Reader Question: Does a couple need permission from their children to sell the French house they stand to inherit a part of?
Where the couple are absolute owners, they can dispose of the property at their discretion during their lifetime.
They do not need permission from children.
If you have already written a will that refers to a house, just rewrite it as appropriate once you have sold the house.
Permission will be needed, however, if the children are part-owners in the home.
This includes, for example, if they own the nue-propriété in the property while the parents own the lifetime right to use it.
Also, the position is not so simple on the first death, unless everything has been carefully planned.
The devolution of the property depends on how it is owned, the nature of the couple’s relationship, and the applicable succession law.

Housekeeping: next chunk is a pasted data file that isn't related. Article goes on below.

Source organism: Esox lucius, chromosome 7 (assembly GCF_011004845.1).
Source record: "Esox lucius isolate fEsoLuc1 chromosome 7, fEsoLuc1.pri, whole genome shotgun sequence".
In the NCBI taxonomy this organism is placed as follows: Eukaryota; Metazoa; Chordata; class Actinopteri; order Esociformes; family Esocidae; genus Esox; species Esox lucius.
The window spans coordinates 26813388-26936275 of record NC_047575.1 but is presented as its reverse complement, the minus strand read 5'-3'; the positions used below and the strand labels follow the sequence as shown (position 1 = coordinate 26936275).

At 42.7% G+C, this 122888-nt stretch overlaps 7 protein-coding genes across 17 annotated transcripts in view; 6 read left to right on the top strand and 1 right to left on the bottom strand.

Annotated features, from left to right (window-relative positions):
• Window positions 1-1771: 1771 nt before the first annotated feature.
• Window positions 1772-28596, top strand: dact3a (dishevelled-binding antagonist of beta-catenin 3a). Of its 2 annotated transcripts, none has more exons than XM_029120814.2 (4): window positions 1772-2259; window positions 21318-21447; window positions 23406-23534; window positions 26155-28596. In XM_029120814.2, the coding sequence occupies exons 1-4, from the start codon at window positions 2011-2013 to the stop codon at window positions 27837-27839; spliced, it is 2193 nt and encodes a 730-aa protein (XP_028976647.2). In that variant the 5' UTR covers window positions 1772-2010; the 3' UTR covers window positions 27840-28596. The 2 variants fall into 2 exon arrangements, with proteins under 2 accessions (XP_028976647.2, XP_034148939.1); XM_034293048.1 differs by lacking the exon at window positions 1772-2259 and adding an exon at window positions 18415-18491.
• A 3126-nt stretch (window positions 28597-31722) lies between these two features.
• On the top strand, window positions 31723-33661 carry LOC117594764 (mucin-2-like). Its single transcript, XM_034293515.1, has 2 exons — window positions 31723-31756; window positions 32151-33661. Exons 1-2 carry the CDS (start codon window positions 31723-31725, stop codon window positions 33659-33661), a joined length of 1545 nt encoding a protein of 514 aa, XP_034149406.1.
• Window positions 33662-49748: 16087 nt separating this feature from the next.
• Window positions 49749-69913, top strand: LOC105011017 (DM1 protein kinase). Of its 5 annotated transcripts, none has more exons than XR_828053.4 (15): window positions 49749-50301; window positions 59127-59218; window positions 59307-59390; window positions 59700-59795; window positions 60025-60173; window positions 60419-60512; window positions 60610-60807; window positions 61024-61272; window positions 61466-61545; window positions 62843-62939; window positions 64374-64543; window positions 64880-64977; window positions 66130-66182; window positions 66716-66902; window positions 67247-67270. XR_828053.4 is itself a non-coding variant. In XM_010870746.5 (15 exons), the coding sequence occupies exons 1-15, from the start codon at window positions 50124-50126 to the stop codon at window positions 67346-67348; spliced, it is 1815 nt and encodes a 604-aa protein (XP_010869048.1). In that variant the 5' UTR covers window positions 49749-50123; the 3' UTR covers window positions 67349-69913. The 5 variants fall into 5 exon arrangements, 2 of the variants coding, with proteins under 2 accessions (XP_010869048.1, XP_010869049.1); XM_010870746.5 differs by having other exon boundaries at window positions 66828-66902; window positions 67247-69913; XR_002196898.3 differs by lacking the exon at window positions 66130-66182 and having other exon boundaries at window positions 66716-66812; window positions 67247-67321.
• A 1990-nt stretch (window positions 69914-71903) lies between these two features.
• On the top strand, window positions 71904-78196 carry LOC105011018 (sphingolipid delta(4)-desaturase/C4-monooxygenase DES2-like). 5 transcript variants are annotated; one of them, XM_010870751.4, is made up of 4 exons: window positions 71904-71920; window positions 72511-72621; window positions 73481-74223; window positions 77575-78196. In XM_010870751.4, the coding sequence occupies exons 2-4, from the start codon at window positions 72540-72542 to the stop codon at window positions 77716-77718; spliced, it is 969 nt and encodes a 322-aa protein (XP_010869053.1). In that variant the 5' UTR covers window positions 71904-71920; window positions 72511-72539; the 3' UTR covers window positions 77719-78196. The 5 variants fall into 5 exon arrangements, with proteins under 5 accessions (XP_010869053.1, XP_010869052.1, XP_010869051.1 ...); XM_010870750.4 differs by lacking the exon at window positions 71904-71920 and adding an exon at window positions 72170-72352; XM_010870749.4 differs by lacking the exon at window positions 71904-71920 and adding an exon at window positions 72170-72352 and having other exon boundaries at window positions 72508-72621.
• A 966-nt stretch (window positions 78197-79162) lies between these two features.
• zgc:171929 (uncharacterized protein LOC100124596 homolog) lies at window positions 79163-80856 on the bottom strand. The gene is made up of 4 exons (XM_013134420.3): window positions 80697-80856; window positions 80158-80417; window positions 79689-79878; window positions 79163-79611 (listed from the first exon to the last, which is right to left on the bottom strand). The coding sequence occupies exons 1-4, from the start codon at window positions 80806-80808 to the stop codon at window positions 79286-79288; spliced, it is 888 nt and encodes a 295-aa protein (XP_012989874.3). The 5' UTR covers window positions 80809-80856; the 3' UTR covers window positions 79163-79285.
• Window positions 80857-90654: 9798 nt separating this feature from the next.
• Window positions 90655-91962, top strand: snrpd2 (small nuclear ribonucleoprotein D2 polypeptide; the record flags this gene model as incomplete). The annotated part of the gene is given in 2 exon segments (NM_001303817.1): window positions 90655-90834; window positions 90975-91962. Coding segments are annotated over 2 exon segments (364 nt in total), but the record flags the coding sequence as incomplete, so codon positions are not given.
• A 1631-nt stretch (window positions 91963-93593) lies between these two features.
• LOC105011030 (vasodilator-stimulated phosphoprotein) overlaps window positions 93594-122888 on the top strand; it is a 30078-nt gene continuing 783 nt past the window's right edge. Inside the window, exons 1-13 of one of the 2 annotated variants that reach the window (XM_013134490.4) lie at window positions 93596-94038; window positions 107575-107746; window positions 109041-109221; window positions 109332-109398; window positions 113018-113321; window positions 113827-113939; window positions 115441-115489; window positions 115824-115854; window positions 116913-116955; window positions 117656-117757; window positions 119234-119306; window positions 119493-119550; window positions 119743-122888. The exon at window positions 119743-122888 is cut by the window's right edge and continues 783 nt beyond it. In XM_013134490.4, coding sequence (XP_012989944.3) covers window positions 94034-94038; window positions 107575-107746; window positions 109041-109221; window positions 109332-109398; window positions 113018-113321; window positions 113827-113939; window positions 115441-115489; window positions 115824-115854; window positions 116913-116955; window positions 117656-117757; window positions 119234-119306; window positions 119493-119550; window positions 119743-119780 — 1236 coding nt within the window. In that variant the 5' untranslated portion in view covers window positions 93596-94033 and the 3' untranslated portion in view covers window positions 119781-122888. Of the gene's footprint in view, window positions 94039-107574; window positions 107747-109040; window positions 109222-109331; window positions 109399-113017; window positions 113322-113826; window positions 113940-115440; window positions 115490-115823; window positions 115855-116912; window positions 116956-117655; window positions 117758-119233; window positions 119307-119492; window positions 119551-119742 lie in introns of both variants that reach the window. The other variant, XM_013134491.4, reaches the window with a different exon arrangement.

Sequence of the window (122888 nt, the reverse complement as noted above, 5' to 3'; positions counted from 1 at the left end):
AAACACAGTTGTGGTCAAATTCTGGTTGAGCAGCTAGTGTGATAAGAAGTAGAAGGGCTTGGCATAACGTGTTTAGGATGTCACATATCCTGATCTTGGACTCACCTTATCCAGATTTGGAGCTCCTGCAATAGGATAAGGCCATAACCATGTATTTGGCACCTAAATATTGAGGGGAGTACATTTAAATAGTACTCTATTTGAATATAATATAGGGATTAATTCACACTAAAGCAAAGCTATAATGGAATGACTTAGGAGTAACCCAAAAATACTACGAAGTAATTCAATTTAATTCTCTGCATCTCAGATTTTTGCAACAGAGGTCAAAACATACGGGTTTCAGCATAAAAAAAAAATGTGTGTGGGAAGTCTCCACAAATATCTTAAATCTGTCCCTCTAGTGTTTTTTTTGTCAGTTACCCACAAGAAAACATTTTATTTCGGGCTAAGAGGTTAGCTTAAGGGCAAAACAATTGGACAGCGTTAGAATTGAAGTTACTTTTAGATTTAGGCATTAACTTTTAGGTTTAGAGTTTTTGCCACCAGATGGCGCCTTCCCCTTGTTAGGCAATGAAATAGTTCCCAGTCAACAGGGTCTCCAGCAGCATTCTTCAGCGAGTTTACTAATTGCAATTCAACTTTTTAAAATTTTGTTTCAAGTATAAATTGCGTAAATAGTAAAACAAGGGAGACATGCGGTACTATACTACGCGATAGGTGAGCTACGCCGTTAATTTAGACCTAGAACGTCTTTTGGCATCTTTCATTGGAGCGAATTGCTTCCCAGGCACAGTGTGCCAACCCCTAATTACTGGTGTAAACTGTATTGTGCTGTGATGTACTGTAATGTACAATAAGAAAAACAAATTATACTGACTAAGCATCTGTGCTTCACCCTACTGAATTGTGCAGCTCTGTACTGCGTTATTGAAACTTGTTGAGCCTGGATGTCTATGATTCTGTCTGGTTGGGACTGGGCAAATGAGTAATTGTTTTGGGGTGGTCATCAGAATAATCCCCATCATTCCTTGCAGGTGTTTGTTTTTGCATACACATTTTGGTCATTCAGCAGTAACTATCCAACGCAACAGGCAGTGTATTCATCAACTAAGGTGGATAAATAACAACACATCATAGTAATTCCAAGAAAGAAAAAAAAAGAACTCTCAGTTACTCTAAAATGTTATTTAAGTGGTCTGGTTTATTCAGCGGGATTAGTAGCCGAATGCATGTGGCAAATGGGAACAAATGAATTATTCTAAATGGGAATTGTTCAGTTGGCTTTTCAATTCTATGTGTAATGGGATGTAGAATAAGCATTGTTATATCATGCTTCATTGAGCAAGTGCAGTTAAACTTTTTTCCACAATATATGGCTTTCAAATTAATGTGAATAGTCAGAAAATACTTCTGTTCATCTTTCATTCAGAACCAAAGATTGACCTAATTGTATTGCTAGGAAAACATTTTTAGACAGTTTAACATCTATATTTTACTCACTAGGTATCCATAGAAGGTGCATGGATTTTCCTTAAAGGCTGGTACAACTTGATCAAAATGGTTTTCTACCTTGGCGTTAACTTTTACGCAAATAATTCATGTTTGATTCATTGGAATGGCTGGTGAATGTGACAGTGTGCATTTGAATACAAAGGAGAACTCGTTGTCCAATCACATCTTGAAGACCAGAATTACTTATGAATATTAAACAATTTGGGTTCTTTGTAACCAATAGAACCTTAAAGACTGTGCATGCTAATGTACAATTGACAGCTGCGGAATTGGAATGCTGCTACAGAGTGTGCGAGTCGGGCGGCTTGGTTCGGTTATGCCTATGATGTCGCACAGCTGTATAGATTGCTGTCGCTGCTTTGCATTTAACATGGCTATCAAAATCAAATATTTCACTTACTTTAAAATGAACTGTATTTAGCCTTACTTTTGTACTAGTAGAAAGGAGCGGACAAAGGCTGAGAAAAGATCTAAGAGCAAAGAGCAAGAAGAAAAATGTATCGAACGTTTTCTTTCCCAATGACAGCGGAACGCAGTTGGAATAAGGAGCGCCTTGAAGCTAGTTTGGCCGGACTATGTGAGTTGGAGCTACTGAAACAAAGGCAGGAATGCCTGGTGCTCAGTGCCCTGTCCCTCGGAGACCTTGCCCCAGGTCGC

Where the property is owned en tontine, the survivor will be treated as if they had always been the sole owner of the property.
As such, they retain the right to sell.
Complications may arise if children have different parents
However, if the property is owned en indivision, the property will pass under French intestacy rules, in the absence of any will.
Where French succession law applies, the survivor will only have an automatic right to the deceased’s share if they are a spouse by marriage.
A cohabitee or civil partner is not acknowledged in the same way.
Furthermore, French law includes forced heirship rules, under which a biological or adopted child is entitled to inherit a share of their deceased parent’s assets.
In either case, a co-ownership will arise and it is likely the survivor would need to obtain permission from the children to sell.
This is even the case for a spouse, despite inheriting a portion of their deceased’s share themselves.
The arrangement can be particularly complex where the children are not mutual to both partners.